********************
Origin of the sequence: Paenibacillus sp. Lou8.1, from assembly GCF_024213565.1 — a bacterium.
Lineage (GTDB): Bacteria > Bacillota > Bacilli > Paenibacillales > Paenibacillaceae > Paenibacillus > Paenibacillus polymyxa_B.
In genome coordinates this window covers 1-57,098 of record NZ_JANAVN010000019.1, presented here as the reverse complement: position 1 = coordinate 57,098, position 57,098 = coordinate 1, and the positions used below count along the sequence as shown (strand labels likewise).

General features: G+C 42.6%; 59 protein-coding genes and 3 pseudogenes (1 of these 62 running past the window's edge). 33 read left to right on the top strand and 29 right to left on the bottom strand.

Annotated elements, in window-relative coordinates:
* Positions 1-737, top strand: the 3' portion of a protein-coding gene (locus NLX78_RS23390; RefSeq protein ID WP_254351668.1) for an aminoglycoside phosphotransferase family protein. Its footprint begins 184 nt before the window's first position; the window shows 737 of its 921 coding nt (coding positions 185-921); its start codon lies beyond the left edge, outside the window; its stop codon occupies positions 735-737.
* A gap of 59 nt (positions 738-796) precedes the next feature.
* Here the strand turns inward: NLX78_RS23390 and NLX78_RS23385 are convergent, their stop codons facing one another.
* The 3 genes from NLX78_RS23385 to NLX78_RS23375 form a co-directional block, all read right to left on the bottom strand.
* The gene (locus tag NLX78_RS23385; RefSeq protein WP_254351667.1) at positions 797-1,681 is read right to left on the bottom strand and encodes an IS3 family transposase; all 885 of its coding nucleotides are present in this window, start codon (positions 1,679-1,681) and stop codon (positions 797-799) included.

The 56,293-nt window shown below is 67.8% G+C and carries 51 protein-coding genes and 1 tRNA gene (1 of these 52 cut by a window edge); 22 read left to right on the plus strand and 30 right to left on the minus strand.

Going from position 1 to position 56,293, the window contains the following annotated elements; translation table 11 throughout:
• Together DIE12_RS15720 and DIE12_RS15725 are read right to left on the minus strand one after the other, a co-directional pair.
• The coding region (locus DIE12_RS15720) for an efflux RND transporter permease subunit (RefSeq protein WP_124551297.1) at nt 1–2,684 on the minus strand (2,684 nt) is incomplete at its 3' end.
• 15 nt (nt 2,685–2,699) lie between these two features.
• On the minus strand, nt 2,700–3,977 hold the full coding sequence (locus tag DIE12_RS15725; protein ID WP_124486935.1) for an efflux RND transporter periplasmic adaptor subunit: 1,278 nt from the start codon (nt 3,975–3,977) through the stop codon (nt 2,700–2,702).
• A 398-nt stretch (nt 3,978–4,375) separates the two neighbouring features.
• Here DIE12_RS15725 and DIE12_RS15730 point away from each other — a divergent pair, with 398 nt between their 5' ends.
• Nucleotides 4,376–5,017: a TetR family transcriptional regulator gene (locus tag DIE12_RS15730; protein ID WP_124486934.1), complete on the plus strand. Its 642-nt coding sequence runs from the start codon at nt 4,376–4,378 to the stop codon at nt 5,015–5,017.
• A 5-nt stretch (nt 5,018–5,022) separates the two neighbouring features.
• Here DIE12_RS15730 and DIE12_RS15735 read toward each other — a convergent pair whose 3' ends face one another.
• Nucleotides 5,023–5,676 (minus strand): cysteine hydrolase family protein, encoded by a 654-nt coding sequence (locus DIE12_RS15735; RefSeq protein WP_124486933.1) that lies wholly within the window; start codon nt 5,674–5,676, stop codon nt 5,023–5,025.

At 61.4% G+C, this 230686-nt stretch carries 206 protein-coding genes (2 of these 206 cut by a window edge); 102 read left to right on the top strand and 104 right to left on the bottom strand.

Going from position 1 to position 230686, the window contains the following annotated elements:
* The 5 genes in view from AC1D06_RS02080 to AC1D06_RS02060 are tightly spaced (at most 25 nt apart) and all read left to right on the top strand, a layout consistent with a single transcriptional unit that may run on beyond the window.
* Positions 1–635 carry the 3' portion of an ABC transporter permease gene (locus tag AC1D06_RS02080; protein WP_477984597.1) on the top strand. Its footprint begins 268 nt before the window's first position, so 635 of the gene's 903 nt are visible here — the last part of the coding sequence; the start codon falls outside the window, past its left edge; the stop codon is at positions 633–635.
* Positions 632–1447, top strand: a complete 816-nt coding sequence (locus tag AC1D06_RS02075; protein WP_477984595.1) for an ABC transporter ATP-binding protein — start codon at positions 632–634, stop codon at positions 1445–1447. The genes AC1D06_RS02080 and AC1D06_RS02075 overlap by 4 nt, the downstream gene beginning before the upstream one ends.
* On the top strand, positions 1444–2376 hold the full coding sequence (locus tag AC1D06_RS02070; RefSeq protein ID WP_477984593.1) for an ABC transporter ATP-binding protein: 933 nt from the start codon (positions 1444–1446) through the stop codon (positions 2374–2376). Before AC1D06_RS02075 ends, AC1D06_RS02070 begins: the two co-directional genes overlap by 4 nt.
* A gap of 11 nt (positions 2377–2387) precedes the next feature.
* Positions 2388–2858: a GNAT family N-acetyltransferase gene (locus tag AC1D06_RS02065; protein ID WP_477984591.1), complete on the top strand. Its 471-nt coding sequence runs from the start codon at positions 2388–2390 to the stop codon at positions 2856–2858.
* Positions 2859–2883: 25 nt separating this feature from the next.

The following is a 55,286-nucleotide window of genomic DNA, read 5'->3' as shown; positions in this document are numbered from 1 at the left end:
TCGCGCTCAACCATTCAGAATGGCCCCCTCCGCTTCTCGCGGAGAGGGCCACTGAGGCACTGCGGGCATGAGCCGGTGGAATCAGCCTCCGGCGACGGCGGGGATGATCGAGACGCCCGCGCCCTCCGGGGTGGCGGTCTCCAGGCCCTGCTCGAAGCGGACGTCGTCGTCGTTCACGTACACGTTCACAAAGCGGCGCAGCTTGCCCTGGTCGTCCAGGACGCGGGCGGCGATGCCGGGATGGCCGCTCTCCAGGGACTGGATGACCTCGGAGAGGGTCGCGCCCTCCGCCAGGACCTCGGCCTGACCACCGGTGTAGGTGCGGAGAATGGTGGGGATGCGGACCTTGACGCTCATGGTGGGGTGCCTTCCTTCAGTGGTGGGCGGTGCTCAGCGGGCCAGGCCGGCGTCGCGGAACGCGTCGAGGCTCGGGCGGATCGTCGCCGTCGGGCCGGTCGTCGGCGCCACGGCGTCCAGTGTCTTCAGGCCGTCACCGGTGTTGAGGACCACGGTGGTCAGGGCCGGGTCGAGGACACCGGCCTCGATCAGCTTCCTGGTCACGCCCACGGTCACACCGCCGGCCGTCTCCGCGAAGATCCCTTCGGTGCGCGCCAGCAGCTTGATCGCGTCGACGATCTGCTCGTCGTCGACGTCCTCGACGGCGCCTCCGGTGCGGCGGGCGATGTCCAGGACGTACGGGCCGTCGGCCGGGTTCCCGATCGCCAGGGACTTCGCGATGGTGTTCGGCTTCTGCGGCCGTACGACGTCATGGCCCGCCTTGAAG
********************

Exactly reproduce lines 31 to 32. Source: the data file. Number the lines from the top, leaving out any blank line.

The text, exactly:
* Positions 2859–2883: 25 nt separating this feature from the next.

The following is a 55,286-nucleotide window of genomic DNA, read 5'->3' as shown; positions in this document are numbered from 1 at the left end: